The Cabinet note prepared by the ministry of mines excludes almost 15 million tonne of steel capacity in India from the access to captive mining of iron ore.
The note, which has okayed the recommendations of the Hoda Committee, with some modifications has said that captive capacity should be allotted to steel makers who have their steel making facilities in the states that have ore reserves.
The Hoda Committee had recommended a large-scale opening up of the mining sector and had urged for creating global norms for mining in India.
According to sources the Cabinet note, prepared by the mines ministry is yet to be considered by the Union Cabinet and is likely to be considered only after the Union Budget. The note has been signed by mines ministry joint secretary Ajita Bajpai Pande and is titled National Mineral Policy 2007.
Steel makers like Essar Steel, Ispat Idustries and the government-owned Rashtriya Ispat Nigam Ltd of Vizag are situated in states that do not have iron ore reserves. The Jindals have around 30 per cent of their capacities in states that do not have iron ore.
Tata Steel and Steel Authority of India Ltd (SAIL) are largely located in iron ore owning states but SAIL’s plants in Durgapur and Burnpur are in West Bengal, which does not have any iron ore.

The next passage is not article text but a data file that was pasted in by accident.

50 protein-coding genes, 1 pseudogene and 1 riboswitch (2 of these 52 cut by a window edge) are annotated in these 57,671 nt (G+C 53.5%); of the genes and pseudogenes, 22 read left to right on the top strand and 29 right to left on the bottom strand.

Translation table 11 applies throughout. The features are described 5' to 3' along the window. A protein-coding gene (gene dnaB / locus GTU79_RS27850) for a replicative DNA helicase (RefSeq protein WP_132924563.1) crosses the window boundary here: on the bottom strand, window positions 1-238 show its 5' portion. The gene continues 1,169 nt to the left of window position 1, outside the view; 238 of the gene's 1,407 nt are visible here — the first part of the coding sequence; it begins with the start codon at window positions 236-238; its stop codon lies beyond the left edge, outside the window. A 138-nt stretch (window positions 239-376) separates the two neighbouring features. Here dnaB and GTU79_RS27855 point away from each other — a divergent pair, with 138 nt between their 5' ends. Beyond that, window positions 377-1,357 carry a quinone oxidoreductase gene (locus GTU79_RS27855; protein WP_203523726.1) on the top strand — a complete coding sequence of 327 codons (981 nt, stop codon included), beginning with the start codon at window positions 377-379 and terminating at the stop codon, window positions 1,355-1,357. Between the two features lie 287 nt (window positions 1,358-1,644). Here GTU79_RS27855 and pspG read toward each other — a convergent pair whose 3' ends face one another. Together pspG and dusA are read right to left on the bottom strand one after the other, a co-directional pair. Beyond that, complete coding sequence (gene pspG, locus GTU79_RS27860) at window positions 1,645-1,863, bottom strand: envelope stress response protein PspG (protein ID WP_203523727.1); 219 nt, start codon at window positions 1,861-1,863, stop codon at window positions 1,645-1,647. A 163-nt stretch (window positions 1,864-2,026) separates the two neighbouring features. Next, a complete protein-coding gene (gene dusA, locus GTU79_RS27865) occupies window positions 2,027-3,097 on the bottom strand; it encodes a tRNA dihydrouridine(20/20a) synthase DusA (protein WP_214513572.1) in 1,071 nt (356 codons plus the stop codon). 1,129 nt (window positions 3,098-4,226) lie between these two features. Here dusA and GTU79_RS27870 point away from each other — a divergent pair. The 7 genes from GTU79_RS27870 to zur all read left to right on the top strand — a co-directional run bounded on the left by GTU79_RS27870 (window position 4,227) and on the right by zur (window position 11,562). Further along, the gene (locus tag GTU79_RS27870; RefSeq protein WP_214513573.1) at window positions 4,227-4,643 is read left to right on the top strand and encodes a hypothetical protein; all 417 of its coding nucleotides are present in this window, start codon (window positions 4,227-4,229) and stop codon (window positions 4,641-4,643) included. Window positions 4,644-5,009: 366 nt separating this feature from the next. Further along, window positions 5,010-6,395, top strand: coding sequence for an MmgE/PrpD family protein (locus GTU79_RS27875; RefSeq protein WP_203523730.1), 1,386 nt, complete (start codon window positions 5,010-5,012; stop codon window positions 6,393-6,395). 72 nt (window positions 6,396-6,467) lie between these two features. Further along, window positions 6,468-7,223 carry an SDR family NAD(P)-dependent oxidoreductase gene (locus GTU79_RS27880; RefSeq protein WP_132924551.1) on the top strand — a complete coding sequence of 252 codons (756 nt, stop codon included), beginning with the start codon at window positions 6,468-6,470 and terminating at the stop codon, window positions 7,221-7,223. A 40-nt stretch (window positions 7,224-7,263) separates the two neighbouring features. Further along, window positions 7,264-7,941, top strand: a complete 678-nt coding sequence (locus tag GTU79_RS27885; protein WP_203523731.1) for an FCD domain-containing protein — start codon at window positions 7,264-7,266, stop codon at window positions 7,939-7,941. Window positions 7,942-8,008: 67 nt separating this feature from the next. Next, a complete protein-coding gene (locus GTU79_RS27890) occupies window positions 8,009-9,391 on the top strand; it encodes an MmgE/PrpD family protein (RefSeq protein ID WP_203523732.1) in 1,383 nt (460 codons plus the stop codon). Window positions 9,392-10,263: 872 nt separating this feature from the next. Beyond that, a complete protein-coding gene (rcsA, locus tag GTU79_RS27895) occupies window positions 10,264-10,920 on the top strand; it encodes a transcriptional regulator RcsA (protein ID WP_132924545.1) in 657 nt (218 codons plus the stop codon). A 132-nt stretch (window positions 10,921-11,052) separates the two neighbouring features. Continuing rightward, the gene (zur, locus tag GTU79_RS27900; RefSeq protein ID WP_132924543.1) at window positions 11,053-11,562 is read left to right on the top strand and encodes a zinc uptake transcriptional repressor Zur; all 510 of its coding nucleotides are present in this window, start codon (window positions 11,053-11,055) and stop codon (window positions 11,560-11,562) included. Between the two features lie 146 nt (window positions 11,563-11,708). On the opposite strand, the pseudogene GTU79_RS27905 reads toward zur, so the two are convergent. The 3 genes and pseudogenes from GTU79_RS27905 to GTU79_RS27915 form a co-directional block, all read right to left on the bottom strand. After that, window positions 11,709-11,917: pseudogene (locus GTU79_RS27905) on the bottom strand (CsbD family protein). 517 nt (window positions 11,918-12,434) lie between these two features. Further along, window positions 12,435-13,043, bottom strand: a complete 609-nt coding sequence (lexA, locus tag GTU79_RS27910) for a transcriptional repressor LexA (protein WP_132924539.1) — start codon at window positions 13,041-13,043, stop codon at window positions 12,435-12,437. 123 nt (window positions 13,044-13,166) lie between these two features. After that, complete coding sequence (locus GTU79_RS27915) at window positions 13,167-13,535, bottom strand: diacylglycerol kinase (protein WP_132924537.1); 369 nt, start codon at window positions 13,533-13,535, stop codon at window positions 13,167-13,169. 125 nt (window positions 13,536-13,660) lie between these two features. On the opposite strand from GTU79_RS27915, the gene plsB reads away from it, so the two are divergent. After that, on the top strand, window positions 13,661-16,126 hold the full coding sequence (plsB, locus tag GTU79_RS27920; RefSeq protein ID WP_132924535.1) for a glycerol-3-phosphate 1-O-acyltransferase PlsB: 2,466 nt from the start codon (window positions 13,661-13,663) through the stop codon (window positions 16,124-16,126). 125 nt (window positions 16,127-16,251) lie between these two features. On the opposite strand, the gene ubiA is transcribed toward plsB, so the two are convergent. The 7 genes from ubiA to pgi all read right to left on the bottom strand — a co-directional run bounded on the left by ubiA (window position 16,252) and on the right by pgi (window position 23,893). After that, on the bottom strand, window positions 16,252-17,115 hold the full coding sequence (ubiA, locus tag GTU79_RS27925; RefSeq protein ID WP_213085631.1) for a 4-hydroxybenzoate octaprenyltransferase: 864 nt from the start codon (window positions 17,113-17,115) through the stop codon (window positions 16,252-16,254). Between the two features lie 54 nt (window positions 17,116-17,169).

The total integrated steel making capacity of the country is around 32 million tonne of which around 15 million tonne is with Essar, Jindals, Ispat and RINL.
The policy mandates that steel makers who are based in states that do not have iron ore should depend on independent mining companies for the supply of ore.
The Indian steel makers have been fighting to get captive mining leases but the state governments have also insisted that these companies produce the steel in the states where they mine their ore.
As a result of these almost all steel companies have scampered to sign Memoranda of Understanding with the state governments or Orissa, Jharkhand and Chhatisgarh for setting up steel making units in these states.
The Jindal project, announced in West Bengal also got delayed as the company did not have any access to low cost ore.